Va. law student’s First Amendment claim against law school can proceed, court rules

VIRGINIA — A lawsuit against George Mason University Law School by a student who says the university violated her First Amendment rights will continue after a federal appeals court on June 13 overturned a lower court’s decision to dismiss the claim.

Carin Constantine, who also alleges that she was discriminated against because of a physical disability, claims she was failed in a class because she wrote a column for the law school student newspaper, The Docket, that was critical of the law school’s grade appeal process.

Her lawsuit was thrown out by a federal judge last year on the grounds that the university had immunity from being sued, and that Constantine had not proven that she was disabled and could sue under the Americans with Disabilities Act. She appealed the case to the U.S. Court of Appeals for the Fourth Circuit in Richmond.

Constantine said for several months the university ignored her requests to retake a constitutional law test after she complained of a migraine headache in the middle of the exam in January. The school also ignored her requests for a hearing, she said. She said that was the point at which she wrote the column.

Constantine claims she was eventually given a testing date of June 2003, and was then told in May that her exam was being pushed up and would be in three days. She filed an injunction in court against the university to delay taking the test, but it was denied. She told university officials that she would not take the test at that time. She took it later in July and received an F, and failed the class.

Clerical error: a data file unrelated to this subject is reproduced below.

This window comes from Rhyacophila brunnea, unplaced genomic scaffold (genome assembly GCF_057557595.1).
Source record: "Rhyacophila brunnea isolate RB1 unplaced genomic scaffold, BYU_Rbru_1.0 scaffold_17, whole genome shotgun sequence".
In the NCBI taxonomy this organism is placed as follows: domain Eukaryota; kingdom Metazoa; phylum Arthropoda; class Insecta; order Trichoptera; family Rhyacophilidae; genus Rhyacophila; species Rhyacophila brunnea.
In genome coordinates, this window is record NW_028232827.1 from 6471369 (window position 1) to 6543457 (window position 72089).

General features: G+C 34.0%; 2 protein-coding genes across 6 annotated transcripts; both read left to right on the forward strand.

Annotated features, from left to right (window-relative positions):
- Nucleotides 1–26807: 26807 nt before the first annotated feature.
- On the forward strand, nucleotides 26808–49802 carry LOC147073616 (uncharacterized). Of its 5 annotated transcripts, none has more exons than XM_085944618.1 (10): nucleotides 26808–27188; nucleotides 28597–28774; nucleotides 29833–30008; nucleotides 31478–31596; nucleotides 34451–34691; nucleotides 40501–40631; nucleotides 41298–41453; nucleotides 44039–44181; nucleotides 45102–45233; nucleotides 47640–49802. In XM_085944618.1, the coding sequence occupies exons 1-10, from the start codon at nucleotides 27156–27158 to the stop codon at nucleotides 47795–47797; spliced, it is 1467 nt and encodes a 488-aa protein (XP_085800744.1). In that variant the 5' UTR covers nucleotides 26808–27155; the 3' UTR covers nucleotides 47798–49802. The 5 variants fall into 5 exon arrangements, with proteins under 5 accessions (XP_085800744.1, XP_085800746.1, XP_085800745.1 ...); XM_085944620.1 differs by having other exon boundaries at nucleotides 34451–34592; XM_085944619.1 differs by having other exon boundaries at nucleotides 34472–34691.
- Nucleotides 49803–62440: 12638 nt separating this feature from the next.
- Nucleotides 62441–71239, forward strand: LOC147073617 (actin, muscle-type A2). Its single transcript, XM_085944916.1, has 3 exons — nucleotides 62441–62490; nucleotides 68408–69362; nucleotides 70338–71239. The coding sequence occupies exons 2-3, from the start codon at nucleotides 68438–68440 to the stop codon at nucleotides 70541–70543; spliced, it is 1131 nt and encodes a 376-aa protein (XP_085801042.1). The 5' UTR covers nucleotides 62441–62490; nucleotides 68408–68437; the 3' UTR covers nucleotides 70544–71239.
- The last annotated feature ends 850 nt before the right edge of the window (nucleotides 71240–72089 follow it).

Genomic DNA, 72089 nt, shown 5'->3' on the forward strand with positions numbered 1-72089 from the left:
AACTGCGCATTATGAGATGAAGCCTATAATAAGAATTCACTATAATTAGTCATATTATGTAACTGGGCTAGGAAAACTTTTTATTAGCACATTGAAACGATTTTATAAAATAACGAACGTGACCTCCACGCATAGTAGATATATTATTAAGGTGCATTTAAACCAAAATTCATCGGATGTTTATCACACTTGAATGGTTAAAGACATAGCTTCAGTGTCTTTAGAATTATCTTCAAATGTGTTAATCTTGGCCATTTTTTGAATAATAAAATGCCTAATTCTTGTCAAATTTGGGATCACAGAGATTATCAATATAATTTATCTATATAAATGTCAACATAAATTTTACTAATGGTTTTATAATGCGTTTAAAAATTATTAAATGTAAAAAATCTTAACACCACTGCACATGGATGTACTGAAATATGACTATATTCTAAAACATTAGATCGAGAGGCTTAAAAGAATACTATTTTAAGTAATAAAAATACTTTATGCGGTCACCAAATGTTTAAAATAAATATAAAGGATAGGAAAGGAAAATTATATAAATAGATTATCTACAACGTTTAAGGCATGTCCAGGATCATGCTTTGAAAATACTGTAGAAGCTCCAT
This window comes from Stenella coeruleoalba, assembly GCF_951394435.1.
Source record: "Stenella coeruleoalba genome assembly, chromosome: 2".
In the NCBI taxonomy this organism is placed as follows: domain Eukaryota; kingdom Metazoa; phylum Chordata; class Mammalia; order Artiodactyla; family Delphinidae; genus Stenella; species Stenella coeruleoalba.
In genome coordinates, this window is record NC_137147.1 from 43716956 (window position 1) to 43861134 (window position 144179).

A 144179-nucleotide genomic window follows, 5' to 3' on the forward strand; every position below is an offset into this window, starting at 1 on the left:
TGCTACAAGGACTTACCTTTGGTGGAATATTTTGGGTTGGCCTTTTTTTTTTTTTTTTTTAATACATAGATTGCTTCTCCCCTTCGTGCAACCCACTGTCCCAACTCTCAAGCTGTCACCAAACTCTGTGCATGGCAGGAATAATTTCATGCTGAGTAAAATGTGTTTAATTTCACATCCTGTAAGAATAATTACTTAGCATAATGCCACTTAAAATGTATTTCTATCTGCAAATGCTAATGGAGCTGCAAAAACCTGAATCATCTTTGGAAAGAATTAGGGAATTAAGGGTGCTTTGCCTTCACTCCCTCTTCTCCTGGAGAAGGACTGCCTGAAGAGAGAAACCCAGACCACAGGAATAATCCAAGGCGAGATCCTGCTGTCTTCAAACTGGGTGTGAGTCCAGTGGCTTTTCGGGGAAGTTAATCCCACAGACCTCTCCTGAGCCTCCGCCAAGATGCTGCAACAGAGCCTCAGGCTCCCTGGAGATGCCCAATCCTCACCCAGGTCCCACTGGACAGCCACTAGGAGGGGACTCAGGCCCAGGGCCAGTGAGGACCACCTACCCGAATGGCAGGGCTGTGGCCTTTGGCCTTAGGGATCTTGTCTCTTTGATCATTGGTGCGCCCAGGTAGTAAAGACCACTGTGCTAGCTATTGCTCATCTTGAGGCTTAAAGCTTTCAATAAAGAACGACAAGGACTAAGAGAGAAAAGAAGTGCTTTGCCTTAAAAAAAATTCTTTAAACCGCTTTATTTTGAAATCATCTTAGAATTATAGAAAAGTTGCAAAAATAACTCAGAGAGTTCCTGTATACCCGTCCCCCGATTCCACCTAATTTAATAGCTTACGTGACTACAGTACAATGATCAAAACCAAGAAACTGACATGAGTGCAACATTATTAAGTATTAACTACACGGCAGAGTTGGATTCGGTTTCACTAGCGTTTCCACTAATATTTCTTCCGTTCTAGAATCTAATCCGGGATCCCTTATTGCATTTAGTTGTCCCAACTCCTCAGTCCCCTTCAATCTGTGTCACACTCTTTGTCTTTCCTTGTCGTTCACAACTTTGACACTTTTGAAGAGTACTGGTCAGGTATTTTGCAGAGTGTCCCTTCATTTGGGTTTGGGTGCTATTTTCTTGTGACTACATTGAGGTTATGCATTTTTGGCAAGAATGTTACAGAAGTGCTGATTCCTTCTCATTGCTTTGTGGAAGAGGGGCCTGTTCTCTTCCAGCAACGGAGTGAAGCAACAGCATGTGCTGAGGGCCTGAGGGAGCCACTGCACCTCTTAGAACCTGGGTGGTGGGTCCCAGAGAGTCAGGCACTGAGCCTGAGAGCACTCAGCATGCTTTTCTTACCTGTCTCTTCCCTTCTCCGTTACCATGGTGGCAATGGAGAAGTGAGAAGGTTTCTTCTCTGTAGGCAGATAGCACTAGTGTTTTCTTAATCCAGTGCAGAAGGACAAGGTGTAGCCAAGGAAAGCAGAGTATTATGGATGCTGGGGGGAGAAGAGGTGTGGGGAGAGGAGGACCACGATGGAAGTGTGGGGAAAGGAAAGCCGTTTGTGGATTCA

She claims the column caused the administrators to move up her testing date and fail her.

The appeals court did not rule on the First Amendment claim, but said that if George Mason University had in fact denied her the chance to retake the exam, had determined a failing grade in advance and given her only several days notice to prepare for the test because of the column she wrote, then Constantine’s claims could have merit. “Retaliatory actions may tend to chill individuals exercise of constitutional rights,” the court said. The lawsuit was sent back to the district court for trial.

Michael Beattie, Constantine’s lawyer, said it may take up to two years for the district court to rehear the case because the university might seek an appeal.

Daniel Walsch, a spokesman for George Mason University, declined to comment on the issue.

Constantine said the column, which she said contained “a little bit of satire,” was written for the Docket because she was frustrated with not getting a response from the university in regards to retaking the test. She said she got a positive response from other students who felt the same way she did about appealing a grade at George Mason University.

“Within hours of the newspaper’s appearance, students started coming up to me and told me how they had gotten the same runaround I did,” Constantine said. “It had an amazing impact at the school.”

Constantine said she knew she might see repercussions from the article, but wanted to write it anyway. “I think [the article] hurt my case more than it helped.”

Despite doubts over whether writing the column as a good or bad thing, she said she was “ecstatic” over the verdict.

“It sets a legal precedent of freedom of speech for students,” Constantine said.

–By Rebecca McNulty